The laws of energy and momentum conservation are probably the most frequently quoted laws in physics, but also the most frequently abused ones. This is because the notions of energy and momentum are only strictly defined in classical mechanics but not if one considers non-mechanical physical entities like light for instance. Nevertheless, most physicist seem take it for granted that in the latter case the same physical principles apply.
Let's have a closer look at the definition of energy and momentum and the corresponding conservation laws in classical mechanics:
The change of kinetic energy ΔK of a particle when moving from point a to point b via a path s
under the influence of a force F(s)
is defined by the work done by this force and hence by the path integral
(1) ΔK(a,b) = a∫bds F(s)
where the bold letters shall denote vector quantities.
(Note: it is in fact straightforward to show from the above definition that Newton's second law F
results in the usual form for the kinetic energy ΔK(a,b) = 1/2.
One now defines a potential energy change ΔV(a,b) which is the negative of this change in kinetic energy, i.e.
(2) ΔV(a,b) = - ΔK(a,b)
which means that one can define a total energy ε
for which the corresponding change
(3) Δε(a,b) = ΔK(a,b) + ΔV(a,b) = 0 .
By virtue of having introduced the potential energy, energy conservation holds therefore by definition. Of course this only makes sense if we have a closed mechanical system i.e. if no overall work is done on the system as a whole. In this case it is said that we have a 'conservative' force field under which influence the particles move.
The crucial point is that through Eq.(1) the energy conservation law (Eq.(3)) inevitably involves the presence of a corresponding (conservative) force field which is responsible for changing the state of motion of the particle. This circumstance is not immediately evident anymore in the mathematical Lagrange or Hamilton formalisms of classical mechanics, but it is nevertheless there as both the Lagrangian and the Hamiltonian function contain the potential energy V which in turn can not be defined without a (conservative) force field. It is therefore completely unjustified to assume that a relationship like Eq.(3) (or any formalism equivalent to it) could be a general principle in physics that would hold outside classical Newtonion physics e.g. for light (in fact, for light it contradicts Maxwell's equations as the curl of a conservative force field must be zero, however, according to Faraday's law curl(E)=-dB/dt). Noether's Theorem or other similar theoretical arguments that purport to derive a general law of energy conservation in physics are therefore flawed as they are implicitly based on assumptions that limit their validity to classical mechanics. In fact, by the very definitions of Eqs.(2) and (3), the notion of energy itself does not make any sense for anything but classical mechanics. Evidence for this is for instance the flawed particle model of light (see my page about the Photoeffect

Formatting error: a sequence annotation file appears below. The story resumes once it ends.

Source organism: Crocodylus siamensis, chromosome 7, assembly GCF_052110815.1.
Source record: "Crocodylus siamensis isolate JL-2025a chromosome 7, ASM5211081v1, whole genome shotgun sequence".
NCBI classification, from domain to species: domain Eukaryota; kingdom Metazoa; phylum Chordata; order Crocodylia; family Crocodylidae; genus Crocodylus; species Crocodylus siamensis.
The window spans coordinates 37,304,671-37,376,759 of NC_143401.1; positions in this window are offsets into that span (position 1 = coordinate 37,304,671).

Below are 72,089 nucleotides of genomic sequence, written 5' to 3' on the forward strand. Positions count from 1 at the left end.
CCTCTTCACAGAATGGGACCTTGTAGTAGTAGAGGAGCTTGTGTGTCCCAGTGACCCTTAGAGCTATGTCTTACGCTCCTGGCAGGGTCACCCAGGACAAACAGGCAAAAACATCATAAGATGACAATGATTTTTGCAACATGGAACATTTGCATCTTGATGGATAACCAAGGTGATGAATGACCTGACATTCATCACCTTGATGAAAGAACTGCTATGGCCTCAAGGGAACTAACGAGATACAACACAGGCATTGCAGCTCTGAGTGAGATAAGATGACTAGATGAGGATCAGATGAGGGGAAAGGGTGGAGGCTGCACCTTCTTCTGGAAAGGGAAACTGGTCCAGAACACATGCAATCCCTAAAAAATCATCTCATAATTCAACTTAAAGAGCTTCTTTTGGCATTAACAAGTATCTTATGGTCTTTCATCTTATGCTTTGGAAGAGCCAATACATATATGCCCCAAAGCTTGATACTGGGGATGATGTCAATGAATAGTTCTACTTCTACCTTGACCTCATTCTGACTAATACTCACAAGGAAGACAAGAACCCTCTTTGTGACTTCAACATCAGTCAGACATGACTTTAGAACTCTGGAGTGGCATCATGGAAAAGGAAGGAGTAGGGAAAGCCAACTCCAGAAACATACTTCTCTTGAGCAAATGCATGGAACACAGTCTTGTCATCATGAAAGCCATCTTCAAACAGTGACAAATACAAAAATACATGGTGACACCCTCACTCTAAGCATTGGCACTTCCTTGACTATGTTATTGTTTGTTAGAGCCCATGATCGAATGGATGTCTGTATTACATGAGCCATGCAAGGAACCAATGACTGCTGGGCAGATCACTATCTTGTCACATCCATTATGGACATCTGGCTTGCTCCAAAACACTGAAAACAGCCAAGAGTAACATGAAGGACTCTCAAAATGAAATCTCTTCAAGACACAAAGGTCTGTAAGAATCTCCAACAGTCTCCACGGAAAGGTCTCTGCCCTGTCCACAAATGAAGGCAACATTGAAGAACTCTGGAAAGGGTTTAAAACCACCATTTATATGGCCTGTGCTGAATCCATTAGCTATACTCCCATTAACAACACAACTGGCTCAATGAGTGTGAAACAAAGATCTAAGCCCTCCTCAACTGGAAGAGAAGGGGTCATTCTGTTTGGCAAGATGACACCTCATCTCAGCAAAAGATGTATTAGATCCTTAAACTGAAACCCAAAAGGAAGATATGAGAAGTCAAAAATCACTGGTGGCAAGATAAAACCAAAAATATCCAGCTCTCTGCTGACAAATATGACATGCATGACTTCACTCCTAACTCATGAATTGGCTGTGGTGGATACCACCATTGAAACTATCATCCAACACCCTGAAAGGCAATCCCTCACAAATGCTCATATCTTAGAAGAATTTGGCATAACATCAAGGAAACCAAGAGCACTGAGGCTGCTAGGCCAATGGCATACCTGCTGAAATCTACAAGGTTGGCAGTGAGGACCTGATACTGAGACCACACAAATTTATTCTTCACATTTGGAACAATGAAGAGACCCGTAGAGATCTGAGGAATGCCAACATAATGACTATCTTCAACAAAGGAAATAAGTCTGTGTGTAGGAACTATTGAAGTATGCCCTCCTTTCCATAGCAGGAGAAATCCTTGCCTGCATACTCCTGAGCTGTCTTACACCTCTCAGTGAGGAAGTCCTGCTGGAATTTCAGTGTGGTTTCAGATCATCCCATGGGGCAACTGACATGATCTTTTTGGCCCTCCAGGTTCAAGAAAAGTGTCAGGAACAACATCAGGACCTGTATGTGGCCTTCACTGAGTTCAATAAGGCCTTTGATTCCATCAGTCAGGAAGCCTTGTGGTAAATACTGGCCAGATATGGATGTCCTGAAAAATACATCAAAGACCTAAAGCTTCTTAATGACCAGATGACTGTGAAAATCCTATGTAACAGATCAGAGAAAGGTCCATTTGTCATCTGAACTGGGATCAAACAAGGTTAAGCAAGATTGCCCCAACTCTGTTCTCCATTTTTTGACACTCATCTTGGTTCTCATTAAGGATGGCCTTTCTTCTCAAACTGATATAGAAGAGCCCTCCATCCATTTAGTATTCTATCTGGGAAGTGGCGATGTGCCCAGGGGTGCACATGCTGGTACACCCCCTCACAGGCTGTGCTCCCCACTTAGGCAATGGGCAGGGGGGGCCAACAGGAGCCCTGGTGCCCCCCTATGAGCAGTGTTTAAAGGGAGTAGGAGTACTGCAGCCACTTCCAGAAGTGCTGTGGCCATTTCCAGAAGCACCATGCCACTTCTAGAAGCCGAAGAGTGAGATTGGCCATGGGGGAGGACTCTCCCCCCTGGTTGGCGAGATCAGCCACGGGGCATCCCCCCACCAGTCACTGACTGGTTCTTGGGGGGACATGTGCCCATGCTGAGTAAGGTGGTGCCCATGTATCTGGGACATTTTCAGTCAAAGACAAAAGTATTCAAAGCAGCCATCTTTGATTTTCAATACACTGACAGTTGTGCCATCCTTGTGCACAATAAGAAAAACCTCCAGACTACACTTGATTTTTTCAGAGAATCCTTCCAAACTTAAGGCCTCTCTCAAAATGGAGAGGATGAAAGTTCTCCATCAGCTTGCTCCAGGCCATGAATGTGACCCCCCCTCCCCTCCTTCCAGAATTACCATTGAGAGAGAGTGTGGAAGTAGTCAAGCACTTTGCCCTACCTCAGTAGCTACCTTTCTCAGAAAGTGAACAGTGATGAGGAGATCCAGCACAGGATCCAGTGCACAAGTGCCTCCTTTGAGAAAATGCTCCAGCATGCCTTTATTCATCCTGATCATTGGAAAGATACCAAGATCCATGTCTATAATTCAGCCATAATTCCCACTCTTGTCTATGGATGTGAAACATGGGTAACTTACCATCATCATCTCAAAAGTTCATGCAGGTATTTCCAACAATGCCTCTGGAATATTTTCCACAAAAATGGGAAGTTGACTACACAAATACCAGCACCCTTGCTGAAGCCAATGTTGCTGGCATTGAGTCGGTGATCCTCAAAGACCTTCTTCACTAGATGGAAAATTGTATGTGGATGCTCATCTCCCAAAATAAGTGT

) and also discrepancies when trying to theoretically predict the light output of radiating gases (see http://www.plasmaphysics.org.uk/research/#A5
The momentum (change) of a particle can be defined by the integral of the force acting on it over time (which is also called 'impulse'), i.e.
(4) Δp(ta,tb) = ta∫tbdt F(t)
which using F
immediately integrates to
(5) Δp(ta,tb) = mv(tb) - mv(ta) .
Now in a closed system the sum of all internal forces must be zero, i.e. for a two particle system one has Newtons' third law
(6) F1,2= - F2,1 .
With Eqs.(4) and (5) this means however that in a two body system
(7) Δp1(ta,tb) = -Δp2(ta,tb)
(8) m1[v1(tb) - v1(ta)] - m2[v2(tb) - v2(ta)] = 0 ,
which is the law of momentum conservation.
However, again it is obvious that this conclusion does only hold for particles in their mutual static force fields as otherwise Eqs.(4) and (6) could not be applied. It is therefore theoretically unjustified and inconsistent to generalize (as it is often done) the momentum conservation law to other non-classical phenomena in physics like the interaction of light with atoms (see my page about the Photoeffect